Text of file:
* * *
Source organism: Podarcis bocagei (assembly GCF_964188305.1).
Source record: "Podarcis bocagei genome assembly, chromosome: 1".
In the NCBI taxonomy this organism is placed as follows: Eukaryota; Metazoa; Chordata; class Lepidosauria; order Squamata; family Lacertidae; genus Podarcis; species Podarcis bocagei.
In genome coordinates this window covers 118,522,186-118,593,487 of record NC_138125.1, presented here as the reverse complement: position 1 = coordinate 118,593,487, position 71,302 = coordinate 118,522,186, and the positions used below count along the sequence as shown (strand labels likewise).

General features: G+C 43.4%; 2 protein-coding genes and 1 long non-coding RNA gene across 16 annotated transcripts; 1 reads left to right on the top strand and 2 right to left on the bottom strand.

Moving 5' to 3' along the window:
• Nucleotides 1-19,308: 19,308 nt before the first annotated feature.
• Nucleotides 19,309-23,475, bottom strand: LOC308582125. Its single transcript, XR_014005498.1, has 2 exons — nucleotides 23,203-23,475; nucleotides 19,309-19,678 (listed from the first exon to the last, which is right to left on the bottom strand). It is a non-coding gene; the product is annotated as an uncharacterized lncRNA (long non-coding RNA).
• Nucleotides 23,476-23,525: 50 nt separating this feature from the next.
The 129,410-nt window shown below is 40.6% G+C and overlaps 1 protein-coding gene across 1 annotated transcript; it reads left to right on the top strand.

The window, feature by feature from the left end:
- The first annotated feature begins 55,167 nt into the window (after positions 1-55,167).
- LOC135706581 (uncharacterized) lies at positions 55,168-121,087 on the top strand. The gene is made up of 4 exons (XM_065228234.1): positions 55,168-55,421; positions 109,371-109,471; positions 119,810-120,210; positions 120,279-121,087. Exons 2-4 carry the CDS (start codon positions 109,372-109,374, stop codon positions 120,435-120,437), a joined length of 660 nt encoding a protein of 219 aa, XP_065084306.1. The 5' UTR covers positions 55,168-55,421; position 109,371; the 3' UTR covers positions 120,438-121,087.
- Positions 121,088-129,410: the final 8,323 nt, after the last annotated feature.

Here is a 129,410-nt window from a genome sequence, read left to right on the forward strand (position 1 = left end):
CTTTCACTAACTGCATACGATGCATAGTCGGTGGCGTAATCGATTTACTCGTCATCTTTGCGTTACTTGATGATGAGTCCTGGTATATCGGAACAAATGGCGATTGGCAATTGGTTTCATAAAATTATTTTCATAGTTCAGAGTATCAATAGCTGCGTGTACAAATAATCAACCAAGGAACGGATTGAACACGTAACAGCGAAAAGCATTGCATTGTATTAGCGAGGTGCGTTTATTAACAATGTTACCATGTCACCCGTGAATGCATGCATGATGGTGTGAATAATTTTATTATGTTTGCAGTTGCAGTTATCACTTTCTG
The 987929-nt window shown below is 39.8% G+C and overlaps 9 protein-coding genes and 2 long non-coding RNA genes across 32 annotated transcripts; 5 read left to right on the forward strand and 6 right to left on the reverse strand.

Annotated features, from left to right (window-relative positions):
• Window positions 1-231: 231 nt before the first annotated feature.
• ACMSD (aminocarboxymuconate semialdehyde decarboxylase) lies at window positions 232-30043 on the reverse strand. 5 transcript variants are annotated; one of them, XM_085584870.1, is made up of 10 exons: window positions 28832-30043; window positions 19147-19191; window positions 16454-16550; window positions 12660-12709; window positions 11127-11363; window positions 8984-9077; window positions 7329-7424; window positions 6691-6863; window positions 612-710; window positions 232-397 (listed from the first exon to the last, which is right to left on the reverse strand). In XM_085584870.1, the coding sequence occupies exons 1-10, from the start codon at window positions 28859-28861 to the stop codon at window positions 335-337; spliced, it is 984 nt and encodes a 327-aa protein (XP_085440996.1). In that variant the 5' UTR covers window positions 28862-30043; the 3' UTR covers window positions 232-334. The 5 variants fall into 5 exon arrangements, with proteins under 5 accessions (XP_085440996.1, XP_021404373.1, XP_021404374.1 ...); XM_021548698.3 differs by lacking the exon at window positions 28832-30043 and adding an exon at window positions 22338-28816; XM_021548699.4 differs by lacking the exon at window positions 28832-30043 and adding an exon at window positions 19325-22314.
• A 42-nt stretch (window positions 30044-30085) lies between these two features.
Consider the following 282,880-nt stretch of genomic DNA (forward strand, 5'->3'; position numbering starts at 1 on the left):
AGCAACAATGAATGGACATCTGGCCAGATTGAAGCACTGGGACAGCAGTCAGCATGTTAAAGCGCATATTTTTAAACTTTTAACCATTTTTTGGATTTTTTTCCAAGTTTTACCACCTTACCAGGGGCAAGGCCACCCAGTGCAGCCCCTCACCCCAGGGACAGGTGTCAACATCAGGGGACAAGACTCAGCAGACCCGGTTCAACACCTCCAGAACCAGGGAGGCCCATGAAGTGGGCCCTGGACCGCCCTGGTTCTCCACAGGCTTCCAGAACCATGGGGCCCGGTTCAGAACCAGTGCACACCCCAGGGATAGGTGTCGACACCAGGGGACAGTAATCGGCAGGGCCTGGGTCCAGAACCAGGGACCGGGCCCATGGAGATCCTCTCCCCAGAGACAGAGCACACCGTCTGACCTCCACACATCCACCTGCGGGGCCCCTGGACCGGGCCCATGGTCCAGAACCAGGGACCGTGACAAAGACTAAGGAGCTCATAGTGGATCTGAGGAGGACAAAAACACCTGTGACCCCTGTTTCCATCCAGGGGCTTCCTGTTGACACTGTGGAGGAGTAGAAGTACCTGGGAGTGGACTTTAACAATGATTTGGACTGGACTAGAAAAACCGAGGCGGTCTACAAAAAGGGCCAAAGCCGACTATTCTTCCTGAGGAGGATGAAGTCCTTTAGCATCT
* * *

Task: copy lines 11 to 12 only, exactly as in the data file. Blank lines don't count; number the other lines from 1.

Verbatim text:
The window, feature by feature from the left end:
- The first annotated feature begins 55,167 nt into the window (after positions 1-55,167).